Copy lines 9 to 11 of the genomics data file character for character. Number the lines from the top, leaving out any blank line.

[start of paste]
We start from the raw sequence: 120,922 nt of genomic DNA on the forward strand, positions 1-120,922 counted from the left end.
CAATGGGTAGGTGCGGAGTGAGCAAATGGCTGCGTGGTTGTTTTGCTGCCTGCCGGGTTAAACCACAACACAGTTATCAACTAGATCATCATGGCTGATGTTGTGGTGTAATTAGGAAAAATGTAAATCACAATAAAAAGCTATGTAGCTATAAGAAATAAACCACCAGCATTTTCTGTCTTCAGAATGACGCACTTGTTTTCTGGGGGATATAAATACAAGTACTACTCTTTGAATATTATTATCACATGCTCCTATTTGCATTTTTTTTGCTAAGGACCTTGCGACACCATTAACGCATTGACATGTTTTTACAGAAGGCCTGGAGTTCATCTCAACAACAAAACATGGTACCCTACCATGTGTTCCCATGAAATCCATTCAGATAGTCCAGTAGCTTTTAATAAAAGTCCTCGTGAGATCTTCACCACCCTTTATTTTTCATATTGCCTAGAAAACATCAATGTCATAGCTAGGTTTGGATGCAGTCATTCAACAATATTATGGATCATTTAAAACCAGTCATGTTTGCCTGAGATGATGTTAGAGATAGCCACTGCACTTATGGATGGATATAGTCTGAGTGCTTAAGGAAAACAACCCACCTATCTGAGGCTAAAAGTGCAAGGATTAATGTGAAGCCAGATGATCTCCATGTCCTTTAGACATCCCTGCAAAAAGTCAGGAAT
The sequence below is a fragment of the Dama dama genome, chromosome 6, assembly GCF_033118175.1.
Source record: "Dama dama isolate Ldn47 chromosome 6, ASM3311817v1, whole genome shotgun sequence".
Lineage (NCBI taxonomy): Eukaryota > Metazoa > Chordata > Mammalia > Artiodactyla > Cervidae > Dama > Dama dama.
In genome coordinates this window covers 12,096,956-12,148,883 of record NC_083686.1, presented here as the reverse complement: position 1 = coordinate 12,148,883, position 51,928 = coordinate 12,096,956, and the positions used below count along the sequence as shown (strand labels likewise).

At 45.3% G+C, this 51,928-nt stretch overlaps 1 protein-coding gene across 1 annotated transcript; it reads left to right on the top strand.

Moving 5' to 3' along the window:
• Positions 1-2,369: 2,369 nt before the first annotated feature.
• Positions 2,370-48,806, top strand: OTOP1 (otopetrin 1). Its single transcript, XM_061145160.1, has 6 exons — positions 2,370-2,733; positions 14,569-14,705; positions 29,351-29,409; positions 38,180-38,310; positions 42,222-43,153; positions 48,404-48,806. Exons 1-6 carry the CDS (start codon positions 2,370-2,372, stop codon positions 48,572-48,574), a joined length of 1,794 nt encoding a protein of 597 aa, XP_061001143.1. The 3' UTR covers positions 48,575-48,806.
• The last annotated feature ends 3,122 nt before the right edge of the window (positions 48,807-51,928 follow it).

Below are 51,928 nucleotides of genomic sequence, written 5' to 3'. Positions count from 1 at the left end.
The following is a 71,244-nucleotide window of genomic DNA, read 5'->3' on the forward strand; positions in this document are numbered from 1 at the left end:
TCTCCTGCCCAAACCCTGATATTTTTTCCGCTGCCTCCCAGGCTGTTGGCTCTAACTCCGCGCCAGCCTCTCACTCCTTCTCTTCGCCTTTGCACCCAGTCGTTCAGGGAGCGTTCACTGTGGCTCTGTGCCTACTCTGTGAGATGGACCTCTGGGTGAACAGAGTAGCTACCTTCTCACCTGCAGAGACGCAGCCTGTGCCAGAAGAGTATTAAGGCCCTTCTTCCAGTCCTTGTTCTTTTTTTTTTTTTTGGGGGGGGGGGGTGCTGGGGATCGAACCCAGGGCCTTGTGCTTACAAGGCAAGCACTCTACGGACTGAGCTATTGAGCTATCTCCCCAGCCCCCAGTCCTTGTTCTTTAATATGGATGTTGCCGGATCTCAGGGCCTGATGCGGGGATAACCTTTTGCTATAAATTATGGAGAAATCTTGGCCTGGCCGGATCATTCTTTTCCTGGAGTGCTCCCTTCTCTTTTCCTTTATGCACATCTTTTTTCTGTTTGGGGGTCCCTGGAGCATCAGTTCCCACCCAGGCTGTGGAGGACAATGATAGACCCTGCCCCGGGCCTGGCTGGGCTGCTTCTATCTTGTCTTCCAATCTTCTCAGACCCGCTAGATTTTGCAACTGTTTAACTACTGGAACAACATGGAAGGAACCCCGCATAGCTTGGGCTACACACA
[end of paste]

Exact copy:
• Positions 1-2,369: 2,369 nt before the first annotated feature.
• Positions 2,370-48,806, top strand: OTOP1 (otopetrin 1). Its single transcript, XM_061145160.1, has 6 exons — positions 2,370-2,733; positions 14,569-14,705; positions 29,351-29,409; positions 38,180-38,310; positions 42,222-43,153; positions 48,404-48,806. Exons 1-6 carry the CDS (start codon positions 2,370-2,372, stop codon positions 48,572-48,574), a joined length of 1,794 nt encoding a protein of 597 aa, XP_061001143.1. The 3' UTR covers positions 48,575-48,806.
• The last annotated feature ends 3,122 nt before the right edge of the window (positions 48,807-51,928 follow it).